Tropical Cyclones – Pacific Ocean
Thursday, December 2, 2021

Current Snapshot

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By PDC’s Senior Weather
Specialist Glenn James

Tropical Cyclone 27W (Nyatoh)…is located approximately 382 NM southwest Iwo To, Japan


North Western Pacific

Tropical Cyclone 27W (Nyatoh)

According to the JTWC warning number 14, wind speeds are 125 knots with gusts to 150 knots.

Satellite imagery continues to indicate rapid consolidation with a partially cloud-filled, ragged eye evident with intense core convection. A microwave image indicates a 35-40 NM diameter microwave eye feature

Upper-level outflow remains robust with a strong poleward outflow channel. However, wind shear values have increased to 20-25 knots with significant dry air present over the western

Despite increasing, high wind shear, TY 27W should be able to intensify to a peak of 105 knots or higher within the next 06-12 hours.

After 12 hours, the system will begin interacting with the westerlies on the southeastern periphery of a deep major shortwave trough, with wind shear values increasing to 30-40 knots and significant dry air entrainment, which  will lead to a fairly rapid weakening trend from 24 to 72 hours.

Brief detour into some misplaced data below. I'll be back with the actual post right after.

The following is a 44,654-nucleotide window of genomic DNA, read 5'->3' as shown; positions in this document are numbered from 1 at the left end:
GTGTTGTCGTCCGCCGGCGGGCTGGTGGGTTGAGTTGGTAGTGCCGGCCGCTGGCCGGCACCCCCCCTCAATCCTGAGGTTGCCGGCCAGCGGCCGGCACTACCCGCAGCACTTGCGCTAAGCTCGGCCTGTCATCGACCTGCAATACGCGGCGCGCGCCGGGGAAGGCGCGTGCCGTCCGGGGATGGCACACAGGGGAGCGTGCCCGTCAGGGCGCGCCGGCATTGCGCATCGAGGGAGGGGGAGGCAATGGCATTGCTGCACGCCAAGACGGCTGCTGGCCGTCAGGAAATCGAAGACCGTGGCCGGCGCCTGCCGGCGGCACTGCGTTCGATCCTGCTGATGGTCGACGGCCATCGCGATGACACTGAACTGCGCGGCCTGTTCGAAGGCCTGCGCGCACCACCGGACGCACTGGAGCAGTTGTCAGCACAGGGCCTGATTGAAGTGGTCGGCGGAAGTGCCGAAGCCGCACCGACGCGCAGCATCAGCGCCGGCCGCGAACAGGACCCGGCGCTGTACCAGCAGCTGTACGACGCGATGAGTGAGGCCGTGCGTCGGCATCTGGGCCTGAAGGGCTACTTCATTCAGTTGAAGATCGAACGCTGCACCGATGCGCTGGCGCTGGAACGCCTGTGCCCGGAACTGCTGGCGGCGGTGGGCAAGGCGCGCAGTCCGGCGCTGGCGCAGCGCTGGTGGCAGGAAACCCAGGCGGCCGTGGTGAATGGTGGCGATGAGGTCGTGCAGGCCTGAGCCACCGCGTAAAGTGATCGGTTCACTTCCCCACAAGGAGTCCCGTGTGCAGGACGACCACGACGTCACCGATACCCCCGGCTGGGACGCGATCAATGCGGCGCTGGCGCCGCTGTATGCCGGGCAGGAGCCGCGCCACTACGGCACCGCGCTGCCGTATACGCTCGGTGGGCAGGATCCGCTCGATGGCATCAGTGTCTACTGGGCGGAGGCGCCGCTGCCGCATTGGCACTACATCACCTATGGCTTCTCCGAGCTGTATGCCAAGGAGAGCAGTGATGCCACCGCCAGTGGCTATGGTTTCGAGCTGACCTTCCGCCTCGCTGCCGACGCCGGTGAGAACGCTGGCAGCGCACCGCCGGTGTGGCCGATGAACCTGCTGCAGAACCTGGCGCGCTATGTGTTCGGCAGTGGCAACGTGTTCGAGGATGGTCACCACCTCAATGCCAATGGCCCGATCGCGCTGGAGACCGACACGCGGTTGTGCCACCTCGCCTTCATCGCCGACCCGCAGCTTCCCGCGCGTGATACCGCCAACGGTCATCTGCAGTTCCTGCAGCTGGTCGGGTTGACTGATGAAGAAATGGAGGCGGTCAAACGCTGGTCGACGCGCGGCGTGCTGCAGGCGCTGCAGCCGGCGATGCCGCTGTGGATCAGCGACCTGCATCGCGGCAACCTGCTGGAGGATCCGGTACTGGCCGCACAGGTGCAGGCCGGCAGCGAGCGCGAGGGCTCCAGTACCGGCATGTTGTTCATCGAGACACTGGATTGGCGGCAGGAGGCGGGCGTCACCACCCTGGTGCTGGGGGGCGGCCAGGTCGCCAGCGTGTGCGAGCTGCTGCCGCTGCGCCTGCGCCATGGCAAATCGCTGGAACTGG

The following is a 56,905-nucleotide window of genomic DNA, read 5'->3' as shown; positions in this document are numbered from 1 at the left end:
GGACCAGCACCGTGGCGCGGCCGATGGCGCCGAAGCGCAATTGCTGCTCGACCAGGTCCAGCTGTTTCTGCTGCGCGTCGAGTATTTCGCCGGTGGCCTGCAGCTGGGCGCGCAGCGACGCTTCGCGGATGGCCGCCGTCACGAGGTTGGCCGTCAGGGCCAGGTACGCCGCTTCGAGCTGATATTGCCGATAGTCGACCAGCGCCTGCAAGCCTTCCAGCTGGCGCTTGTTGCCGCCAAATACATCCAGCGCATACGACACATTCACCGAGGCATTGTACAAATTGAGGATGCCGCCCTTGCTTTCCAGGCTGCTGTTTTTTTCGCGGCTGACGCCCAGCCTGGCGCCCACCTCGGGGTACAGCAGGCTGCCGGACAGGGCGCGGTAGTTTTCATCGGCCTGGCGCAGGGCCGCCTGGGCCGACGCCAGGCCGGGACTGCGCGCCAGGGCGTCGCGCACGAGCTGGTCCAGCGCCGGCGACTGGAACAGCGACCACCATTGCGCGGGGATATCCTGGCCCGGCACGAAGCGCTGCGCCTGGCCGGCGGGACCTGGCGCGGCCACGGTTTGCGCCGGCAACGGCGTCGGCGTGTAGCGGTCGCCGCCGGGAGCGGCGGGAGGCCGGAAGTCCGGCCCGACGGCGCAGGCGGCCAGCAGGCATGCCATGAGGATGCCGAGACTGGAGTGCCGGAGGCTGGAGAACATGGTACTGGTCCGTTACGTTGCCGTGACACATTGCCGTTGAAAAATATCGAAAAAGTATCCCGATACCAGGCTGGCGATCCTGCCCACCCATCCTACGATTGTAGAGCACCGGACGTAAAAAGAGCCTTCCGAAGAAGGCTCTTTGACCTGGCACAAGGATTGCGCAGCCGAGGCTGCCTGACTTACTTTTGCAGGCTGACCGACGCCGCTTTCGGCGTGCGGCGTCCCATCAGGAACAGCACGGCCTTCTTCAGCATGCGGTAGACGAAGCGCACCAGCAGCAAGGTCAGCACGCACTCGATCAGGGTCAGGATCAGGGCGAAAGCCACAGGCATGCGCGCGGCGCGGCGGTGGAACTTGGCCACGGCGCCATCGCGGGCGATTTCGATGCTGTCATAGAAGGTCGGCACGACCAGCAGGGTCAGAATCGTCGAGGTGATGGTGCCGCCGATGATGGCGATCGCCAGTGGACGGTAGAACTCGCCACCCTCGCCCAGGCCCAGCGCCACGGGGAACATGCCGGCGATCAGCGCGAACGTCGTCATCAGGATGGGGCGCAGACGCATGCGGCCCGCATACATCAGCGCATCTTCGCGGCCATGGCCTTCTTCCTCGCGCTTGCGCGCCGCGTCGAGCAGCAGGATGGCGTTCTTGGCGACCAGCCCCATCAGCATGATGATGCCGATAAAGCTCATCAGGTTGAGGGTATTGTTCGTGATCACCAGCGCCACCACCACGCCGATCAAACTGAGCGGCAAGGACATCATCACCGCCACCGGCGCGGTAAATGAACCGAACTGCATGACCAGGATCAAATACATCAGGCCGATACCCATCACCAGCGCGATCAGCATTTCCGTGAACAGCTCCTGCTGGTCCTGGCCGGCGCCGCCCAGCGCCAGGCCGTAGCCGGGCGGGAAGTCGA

The system should continue to track northeastward through 48 hours, but will stall and turn sharply equatorward under the low-level northeasterlies by 72 hours. TY 27W will dissipate by 72 hours, due to very strong wind shear exceeding 50 knots and significant dry air entrainment.


North Indian Ocean

No tropical cyclones or areas of disturbed weather under investigation by the JTWC

South Indian Ocean

20211202.134000.WP942021.ahi.himawari-8.Infrared-Gray.30kts.100p0.1p0.jpg thumbnail

There’s a tropical disturbance being referred to as Invest 94W…located east-southeast of Chennai, India

According to the JTWC, satellite imagery shows disorganized convective bands on the northwestern boundary of some low level turning, while more recent animated multi-spectral imagery reveals a mass of convection consolidating over an obscured low level circulation.

94W currently exists in a boundary layer of moderate (20 knot) to low (05-10 knot) wind shear, and as it continues northwest across the Bay of Bengal 94W will enter a pocket of low wind shear. Accounting for that, the excellent poleward outflow, and warm sea surface temperatures 94W will enter an environment favorable for TC development.

Dynamic models suggest 94W will reach the 35 knot warning threshold, however further development is lackadaisical as the system tracks west-northwest toward India.

Maximum sustained surface winds are estimated at 20-25 knots.

The potential for the development of a significant tropical cyclone within the next 24 hours is high.


Arabian Sea

No tropical cyclones or areas of disturbed weather under investigation by the JTWC